The final instalment of this exhibition truly felt like another world. This dark space was illuminated by the glitter of bluish-purple light from digitally projected deciduous trees. It reminds me of how bio-luminescence appears in the ocean, of how these small micro-organisms gather collectively to generate a bright glow against the darkness of the night. The visual dreamwork of this room works in tandem with the soundscape, which features a digital melody that hums and peaks sporadically. When I first hear this audio piece, I feel it fit powerfully as an aesthetic to communicate other-worldliness. It was during a panel at the Roots of Meaning Symposium that Jackson explained that scientists are discovering the interconnection between moss and fungi networks. She said that they “talk” through a rooted network that expands across and under the soil of the forest floor, which researchers sometimes refer to as the “Wood Wide Web.” This was a new concept for me – the idea that the forest had an interconnectedness and communication framework that occurs amidst its roots. It makes me reconsider the purpose of the first segment of Transmissions and the moss and ferns covering the sides of trees and carpeting the topsoil, and it makes me curious about what kind of rooted connection the digging woman might be searching for.
Down the path in this third instalment an illuminated dome intercepts the walkway. Inside the dome are a number of stools and headphones that plays a compilation of interviews with Indigenous people who work on language resurgence within their respective communities. These voices speak with aspiration and urgency, emphasizing the work required to revitalize Indigenous languages and the crucial role this plays in cultural resurgence. A shared understanding among these various speakers is that the philosophies and definitions found in many Indigenous words do not rely on a system that perpetuates a Western-colonial paradigm. Instead, many languages are based on how we live in kinship with each other and how this directly affects our imminent futures.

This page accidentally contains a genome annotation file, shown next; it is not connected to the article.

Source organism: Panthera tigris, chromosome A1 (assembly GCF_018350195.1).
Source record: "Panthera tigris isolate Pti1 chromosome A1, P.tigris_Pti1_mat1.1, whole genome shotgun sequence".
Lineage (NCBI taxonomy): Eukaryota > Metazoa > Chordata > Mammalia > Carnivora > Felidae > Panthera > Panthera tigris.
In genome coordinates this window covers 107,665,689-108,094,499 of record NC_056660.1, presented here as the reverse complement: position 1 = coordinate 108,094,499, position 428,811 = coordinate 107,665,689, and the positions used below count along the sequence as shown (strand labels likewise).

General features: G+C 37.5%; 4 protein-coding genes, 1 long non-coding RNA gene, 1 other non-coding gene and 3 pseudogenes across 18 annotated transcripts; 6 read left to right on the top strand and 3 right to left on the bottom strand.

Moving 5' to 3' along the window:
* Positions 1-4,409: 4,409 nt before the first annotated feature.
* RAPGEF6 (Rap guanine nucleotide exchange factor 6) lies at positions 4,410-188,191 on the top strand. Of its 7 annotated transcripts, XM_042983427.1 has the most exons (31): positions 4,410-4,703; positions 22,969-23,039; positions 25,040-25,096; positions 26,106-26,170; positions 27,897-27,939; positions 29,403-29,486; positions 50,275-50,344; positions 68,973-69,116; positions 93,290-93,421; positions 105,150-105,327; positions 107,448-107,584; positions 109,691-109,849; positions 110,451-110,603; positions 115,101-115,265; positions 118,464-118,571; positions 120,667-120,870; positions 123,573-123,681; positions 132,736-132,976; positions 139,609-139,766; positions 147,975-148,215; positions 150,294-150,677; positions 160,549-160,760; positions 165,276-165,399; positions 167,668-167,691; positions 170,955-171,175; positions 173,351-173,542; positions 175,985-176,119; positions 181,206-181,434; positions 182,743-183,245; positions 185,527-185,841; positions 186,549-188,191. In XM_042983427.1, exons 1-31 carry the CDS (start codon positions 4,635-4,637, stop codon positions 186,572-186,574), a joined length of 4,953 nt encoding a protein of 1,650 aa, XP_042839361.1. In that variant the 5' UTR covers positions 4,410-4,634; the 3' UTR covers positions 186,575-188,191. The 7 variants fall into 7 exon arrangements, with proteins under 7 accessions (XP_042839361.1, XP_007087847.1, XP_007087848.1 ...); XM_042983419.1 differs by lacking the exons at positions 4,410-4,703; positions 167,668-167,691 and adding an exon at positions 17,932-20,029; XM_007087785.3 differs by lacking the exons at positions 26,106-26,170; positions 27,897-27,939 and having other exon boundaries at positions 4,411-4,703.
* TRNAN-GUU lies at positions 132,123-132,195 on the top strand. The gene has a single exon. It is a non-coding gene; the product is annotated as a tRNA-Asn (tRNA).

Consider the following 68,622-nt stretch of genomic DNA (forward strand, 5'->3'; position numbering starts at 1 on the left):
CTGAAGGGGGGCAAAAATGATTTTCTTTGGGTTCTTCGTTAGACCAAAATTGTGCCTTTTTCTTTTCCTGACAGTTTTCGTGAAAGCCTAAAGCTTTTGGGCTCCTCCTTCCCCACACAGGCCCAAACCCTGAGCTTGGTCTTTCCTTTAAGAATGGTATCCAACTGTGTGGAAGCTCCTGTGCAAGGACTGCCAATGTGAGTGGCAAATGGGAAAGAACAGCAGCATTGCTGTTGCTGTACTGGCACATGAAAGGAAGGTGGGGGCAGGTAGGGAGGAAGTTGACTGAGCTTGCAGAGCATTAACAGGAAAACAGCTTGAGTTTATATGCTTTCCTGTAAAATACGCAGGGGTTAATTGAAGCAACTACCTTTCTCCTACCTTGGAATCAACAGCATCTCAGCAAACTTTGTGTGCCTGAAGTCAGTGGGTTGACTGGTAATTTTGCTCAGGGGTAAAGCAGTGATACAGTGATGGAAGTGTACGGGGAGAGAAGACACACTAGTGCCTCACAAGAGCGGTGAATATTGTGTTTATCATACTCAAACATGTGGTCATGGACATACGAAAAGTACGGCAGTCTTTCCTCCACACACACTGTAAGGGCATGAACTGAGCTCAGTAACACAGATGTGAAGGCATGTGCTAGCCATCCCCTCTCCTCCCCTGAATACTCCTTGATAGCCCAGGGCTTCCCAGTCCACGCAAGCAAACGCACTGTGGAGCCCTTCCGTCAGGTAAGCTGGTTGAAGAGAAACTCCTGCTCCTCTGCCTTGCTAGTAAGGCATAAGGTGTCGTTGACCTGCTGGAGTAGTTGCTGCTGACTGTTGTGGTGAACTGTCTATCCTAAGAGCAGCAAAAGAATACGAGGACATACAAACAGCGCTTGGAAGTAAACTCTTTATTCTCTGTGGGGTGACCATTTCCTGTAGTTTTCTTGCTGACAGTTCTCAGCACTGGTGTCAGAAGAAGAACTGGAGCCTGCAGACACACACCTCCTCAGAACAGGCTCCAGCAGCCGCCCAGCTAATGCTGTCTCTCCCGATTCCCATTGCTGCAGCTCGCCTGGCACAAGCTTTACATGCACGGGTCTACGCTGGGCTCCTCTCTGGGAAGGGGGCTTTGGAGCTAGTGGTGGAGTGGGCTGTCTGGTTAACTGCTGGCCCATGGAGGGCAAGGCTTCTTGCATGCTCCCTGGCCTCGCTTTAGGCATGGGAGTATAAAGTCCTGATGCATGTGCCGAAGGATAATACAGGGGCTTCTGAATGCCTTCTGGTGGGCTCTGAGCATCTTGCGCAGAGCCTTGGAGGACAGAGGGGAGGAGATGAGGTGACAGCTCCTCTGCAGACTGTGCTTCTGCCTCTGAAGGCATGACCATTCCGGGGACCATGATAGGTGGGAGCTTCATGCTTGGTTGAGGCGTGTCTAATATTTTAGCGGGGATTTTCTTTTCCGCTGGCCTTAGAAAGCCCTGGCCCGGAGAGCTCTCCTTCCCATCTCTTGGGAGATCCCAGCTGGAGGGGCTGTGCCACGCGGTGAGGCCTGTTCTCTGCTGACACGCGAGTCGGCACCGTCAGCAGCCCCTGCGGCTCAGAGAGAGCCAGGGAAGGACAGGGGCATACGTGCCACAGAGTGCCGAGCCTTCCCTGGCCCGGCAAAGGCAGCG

Jackson chooses to leave us with the voices, opinions, and aspirations of diverse Indigenous people working towards language learning. While the exhibition creates several abstract dimensions of place, these voices ground the viewer with a final impression of this work. A separate multimedia room featuring projects of Indigenous language revitalization can be visited upon leaving Transmissions. The inclusion of this room in conjunction with the exhibition spotlights the tremendous work happening across various nations on Turtle Island and ensures that visitors understand that language resurgence is happening now and is not something that is simply being wished for.
Transmissions weaves together an incredible number of themes and disciplines to look more closely at issues relating to climate change, Indigenous languages and linguistics, forest biology, urban development, Indigenous theory, and environmentalism. The exhibition enables us to abstract our perception of society’s trajectory and see it beside the natural environment, thus illuminating the possibility of seeking different vantage points. A visitor with a science background may find meaning in one aspect of the exhibition while a visitor with Indigenous cultural knowledge may find meaning in another aspect – the realization of the diversity and culmination of these perspectives is the purpose of the work. Jackson does not provide an answer in her message; instead, Transmissions activates curiosity and invites the viewer to look further and more deeply at the multitude of meanings that exist between us.
Leanne Simpson, “Embodied Resurgent Practice and Coded Disruption,” in As We Have Always Done (Minneapolis: University of Minnesota Press, 2017), 200.
Simpson, “Embodied Resurgent Practice and Coded Disruption,” 201.
Simpson, “Embodied Resurgent Practice and Coded Disruption,” 200.